Imaging genomics bares roots of rage

June 3, 2006

MRI illuminates links between a gene variant and impulsive, violent behavior, particularly in men with a history of child abuse, according to a study conducted at the National Institutes of Mental Health. The findings highlight the potential for imaging genomics to explain the mechanisms that underlie temperament.

MRI illuminates links between a gene variant and impulsive, violent behavior, particularly in men with a history of child abuse, according to a study conducted at the National Institutes of Mental Health. The findings highlight the potential for imaging genomics to explain the mechanisms that underlie temperament.

The gene's influence seems small in relation to other genetic and psychosocial factors. But the accumulating data may help researchers understand how the gene biases the brain toward impulsive, aggressive behavior, said lead investigator Dr. Andreas Meyer-Lindenberg, an intramural researcher at the NIMH.

Meyer-Lindenberg and colleagues compared structural and functional MR brain scans of 97 male and female subjects, including carriers and noncarriers of one of two genes that control serotonin. The violence-related L-variant gene appears to enhance serotonin production in a way that affects male brain development.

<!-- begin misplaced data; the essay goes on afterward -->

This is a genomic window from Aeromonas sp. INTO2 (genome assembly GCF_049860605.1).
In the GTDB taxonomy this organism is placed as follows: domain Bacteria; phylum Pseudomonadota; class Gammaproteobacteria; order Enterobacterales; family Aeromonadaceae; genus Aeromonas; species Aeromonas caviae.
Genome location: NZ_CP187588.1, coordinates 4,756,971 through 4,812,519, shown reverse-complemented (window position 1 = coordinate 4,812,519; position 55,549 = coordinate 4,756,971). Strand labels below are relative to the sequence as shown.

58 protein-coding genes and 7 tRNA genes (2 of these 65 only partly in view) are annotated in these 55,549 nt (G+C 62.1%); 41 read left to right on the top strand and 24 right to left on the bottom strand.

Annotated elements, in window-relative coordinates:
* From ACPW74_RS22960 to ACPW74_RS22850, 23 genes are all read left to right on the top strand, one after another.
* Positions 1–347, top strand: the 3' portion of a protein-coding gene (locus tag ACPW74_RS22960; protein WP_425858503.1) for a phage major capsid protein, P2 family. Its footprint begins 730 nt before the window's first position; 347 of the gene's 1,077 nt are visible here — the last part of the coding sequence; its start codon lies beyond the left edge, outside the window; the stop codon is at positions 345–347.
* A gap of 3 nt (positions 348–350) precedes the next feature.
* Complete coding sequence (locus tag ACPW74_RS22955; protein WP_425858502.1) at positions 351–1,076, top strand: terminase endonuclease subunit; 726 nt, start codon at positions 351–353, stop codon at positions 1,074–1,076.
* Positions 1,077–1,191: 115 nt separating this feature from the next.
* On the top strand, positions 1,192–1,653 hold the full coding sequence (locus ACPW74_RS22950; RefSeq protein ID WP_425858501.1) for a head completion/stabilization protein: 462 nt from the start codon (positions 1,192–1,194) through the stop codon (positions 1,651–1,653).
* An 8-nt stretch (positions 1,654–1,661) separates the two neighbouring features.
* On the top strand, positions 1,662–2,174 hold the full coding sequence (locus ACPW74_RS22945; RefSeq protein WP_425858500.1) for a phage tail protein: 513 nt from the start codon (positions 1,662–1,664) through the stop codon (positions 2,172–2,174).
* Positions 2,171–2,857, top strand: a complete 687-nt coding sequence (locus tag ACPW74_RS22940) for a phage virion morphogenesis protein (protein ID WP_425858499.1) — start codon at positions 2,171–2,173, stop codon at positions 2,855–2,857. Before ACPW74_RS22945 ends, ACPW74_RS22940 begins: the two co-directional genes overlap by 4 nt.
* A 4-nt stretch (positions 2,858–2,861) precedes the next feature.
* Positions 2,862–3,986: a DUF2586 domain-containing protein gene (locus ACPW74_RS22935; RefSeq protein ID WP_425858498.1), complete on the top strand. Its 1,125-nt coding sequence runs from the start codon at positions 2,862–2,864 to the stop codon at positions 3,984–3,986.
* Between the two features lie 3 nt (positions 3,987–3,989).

Overall, L-carrying males and females exhibited structural and functional brain differences from noncarriers. But only males with the gene variant showed increased volume of the orbitofrontal cortex, which regulates motivation and impulses, and increased activity in the fear and memory (hippocampus) hubs during a task requiring subjects to remember emotionally negative information. Men with the L-variant gene also failed to activate the cingulated cortex, which inhibits impulsive behavior.

The findings validate previous NIMH studies that showed L-carrying men were more likely to react violently, but only if they had been abused as children. The heightened sensitivity of brain circuitry dealing with cognitive inhibition and memory in men with L-variant genes exposed to abuse during childhood may create a predisposition for impulsive-aggressive behavior, researchers concluded. The study was published in March in the Proceedings of the National Academy of Sciences.

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